15Mar
By: Michelle Skamene On: March 15, 2020 In: Business Perspectives, IT Management Comments: 0

Fist bumps and elbow high-fives, friends.

Things have certainly changed a lot in the past few days, haven’t they? Just a week ago, we were all excitedly preparing for upcoming conferences, getting ready to work on new projects, looking forward to meeting new clients.

Fast forward to today, and just like everybody else, we’re dealing with closed schools, daycare, working from home and making sure everybody is safe.

Luckily for us, many of our employees are already well set up for remote work. But for others, it’s a new concept. And even for those of us that have worked from home for years, it does not mean we are well equipped or even ready to work in the current climate, often with kids running around.

Our very own Director of Innovation, Martin D’Souza, was invited to Global News to give his top tips on how to manage the new Work from Home reality, and we thought we’d share his great advice here.

1. Find and set up a dedicated office space

Find an area away from the central location where everybody congregates. You don’t need anything fancy! Just a simple desk, and hopefully a second monitor if you can. A basement is perfect if you have access to one, but if not, try to find a quiet space in the house that you can call your own.

Home Office

2. Try to keep a regular schedule

If you normally get up at 6am to go to work, stick with that, even if you no longer have that long commute. You can use the extra time to get a head start on your day before things get hectic later on (good morning, kiddies!).

Try to set a regular schedule, and… stick with it if you can! While this won’t always be possible, routines are particularly important when starting something new.

3. Set expectations around kids and pets

If you expect to take calls, or participate in video conferences, and have kids, pets, or both (bless you) at home, mention it! Sitting there, hoping and praying you don’t become BBC guy, is just asking for a lot of stress.

People will understand! And who knows, they might actually welcome a cute little distraction, especially if it’s the four-legged, furry kind.

And just because I personally cannot get enough of this, here’s BBC guy from a few years ago. You’re welcome.

Turn on that webcam

4. Leverage technology to keep up social interactions

We are social beings, and one of the best parts of work, for many of us, are the social interactions we share with our colleagues. Beyond having to adapt to a new work environment, some employees now run the risk of becoming lonely or feeling isolated.

Insum already has a remote work culture, and we’ve recently implemented weekly ‘virtual coffee chats’ where 4 people randomly connect via Microsoft Teams or Zoom to talk about anything except work. Think of it as a virtual water cooler break! It’s a great opportunity to get to know your colleagues and goes a long way towards reducing that feeling of loneliness or isolation.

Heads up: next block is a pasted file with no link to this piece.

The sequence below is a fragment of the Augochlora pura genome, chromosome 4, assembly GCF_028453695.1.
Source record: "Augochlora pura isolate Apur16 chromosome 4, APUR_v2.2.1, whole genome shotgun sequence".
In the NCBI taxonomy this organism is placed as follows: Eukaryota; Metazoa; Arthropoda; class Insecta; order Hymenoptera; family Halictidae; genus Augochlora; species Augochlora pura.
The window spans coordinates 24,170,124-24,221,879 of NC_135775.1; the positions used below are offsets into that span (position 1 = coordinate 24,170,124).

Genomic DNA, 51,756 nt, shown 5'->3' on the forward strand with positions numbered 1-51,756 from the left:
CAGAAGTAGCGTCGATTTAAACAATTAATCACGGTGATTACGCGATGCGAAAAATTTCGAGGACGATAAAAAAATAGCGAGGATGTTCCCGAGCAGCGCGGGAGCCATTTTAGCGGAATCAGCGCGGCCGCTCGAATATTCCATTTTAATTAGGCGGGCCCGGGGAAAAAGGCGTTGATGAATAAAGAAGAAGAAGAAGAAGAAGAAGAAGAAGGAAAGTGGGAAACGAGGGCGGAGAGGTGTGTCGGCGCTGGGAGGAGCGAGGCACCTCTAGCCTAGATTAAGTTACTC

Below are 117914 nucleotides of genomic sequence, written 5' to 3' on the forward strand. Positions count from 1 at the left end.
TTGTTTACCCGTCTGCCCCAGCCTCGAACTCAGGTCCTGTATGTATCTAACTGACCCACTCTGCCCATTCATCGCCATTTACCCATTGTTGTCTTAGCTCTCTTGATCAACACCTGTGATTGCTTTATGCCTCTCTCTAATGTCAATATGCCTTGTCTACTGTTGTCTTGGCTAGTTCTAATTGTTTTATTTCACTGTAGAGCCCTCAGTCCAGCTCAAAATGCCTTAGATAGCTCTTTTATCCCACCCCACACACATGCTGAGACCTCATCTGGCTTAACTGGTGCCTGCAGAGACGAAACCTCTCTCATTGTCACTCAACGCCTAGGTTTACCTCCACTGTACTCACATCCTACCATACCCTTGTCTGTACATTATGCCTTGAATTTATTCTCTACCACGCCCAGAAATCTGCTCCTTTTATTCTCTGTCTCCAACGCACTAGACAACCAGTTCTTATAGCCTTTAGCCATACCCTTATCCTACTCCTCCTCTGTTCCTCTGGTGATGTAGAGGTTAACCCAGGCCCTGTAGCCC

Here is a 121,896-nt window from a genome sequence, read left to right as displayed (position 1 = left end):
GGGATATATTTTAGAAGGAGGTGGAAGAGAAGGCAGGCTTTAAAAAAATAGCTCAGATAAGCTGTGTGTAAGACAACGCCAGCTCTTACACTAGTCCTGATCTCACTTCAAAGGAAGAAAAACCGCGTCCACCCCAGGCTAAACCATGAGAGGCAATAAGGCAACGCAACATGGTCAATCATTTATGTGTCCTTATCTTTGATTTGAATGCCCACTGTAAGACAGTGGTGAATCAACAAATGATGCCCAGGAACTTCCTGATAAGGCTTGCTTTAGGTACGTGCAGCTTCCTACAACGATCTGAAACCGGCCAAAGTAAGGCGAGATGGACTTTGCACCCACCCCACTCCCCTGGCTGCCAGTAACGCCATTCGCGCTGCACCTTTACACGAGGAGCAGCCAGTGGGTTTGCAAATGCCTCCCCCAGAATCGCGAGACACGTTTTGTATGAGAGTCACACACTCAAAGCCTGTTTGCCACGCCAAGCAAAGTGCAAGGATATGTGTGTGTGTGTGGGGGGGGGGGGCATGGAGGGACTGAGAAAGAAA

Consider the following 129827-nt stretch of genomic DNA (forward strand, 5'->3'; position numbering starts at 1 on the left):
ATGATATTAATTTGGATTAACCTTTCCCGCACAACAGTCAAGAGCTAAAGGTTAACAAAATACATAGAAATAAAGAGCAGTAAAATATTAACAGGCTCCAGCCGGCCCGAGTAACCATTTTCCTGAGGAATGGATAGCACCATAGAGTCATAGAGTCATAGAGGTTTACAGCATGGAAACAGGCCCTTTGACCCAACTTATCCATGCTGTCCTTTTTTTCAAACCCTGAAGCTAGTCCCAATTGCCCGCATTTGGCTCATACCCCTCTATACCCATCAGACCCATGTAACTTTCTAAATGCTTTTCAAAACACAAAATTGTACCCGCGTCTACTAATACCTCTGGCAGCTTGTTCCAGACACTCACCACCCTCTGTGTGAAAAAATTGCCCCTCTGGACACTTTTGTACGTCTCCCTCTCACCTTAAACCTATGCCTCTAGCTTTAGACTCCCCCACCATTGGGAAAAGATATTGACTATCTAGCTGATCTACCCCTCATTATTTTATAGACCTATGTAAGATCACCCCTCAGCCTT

Make sure you reach out to colleagues, and turn that camera on! Seeing friendly faces, and talking face to face, will make a world of difference. Your colleagues are likely feeling the same thing and will be grateful for it.

5. Take breaks

Feel like you’re fighting a losing battle against distractions? Take a break, go outside, get some fresh air. Acknowledge it, deal with it, and you are likely to come back feeling energized with a new sense of focus.

Beyond just dealing with distractedness, people working from home often short change themselves when it comes to breaks. Take your lunch hour, away from your desk! And regular walks are important too.

6. Be flexible

While sticking to routine as much as possible is important, the reality is, we’re dealing with things none of us have had to deal with before.

Accept that you might need to adjust your schedule, either to deal with unforeseen circumstances yourself, or to allow a colleague, employee or fellow team member to deal with their own.

Doing work earlier in the day, or later in the evening, is a great way to get your work done, but also cope with some of the things that are likely to crop up for yourself or others during these trying times.

7. Don’t stress

Things won’t be perfect. There will be a hiccup here and there, but try not to worry about it too much.

These are uncertain times, and nobody likes uncertainty. It’s scary, which explains why so many of us are stocking up on toilet paper of all things. Toilet paper! Our grandchildren will be studying this in their history, philosophy and psychology classes, one day…

But friends, we’ve got this. We’ll get through it together.

Stay safe.

APEXionately yours, but from a safer distance than usual,

Michelle

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